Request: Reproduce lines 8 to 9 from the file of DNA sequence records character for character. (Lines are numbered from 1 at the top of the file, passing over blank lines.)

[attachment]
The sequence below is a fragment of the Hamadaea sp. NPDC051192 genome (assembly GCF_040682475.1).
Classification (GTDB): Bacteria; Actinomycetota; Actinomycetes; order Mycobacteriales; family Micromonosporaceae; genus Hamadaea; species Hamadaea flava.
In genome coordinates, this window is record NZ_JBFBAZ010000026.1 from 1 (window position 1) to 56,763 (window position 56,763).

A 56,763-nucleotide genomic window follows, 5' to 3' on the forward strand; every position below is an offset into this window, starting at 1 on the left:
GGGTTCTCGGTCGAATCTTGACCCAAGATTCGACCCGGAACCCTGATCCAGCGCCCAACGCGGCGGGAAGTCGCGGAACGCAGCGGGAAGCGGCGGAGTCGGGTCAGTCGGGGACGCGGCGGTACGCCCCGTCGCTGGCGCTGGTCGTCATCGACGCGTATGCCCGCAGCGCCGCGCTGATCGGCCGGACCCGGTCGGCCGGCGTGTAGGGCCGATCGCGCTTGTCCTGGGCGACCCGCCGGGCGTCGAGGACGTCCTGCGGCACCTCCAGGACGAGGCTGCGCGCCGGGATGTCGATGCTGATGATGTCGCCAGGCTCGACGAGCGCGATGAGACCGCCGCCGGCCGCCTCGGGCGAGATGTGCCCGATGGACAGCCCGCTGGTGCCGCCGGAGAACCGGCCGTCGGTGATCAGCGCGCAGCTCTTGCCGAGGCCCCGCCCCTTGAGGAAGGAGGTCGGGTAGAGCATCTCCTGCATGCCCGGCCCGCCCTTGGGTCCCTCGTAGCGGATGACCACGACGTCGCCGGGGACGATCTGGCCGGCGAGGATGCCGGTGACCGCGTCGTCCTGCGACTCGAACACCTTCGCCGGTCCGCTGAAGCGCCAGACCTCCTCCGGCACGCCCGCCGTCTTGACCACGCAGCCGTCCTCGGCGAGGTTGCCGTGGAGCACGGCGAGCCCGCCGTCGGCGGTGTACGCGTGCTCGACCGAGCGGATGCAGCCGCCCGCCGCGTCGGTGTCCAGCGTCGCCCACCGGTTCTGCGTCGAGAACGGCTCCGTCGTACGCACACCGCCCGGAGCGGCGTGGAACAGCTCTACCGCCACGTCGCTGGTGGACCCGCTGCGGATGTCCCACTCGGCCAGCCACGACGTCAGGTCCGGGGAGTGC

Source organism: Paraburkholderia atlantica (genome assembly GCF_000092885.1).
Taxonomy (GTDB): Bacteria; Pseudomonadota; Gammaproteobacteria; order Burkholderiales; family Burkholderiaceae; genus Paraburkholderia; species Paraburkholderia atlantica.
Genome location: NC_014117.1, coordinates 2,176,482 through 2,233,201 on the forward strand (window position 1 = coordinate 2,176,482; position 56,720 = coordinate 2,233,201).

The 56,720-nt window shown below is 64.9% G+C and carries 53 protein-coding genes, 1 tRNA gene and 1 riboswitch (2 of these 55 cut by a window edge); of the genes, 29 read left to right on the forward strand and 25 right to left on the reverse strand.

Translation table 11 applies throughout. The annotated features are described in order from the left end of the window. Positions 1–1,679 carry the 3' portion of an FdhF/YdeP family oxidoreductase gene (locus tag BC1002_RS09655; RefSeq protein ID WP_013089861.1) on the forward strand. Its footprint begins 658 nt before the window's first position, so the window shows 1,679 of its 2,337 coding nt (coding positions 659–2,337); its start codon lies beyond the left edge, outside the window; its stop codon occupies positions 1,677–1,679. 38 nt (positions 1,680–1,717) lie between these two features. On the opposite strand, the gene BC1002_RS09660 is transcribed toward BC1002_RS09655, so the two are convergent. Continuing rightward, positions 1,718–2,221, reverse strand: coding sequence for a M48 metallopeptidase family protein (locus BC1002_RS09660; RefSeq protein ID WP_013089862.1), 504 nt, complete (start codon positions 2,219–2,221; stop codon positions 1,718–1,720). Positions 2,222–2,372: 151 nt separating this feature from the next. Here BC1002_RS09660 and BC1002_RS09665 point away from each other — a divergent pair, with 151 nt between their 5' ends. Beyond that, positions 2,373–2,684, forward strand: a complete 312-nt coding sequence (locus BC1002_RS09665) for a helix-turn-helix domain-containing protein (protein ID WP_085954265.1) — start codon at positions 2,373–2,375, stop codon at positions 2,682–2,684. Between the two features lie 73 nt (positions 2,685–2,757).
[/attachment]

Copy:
Genome location: NC_014117.1, coordinates 2,176,482 through 2,233,201 on the forward strand (window position 1 = coordinate 2,176,482; position 56,720 = coordinate 2,233,201).

The 56,720-nt window shown below is 64.9% G+C and carries 53 protein-coding genes, 1 tRNA gene and 1 riboswitch (2 of these 55 cut by a window edge); of the genes, 29 read left to right on the forward strand and 25 right to left on the reverse strand.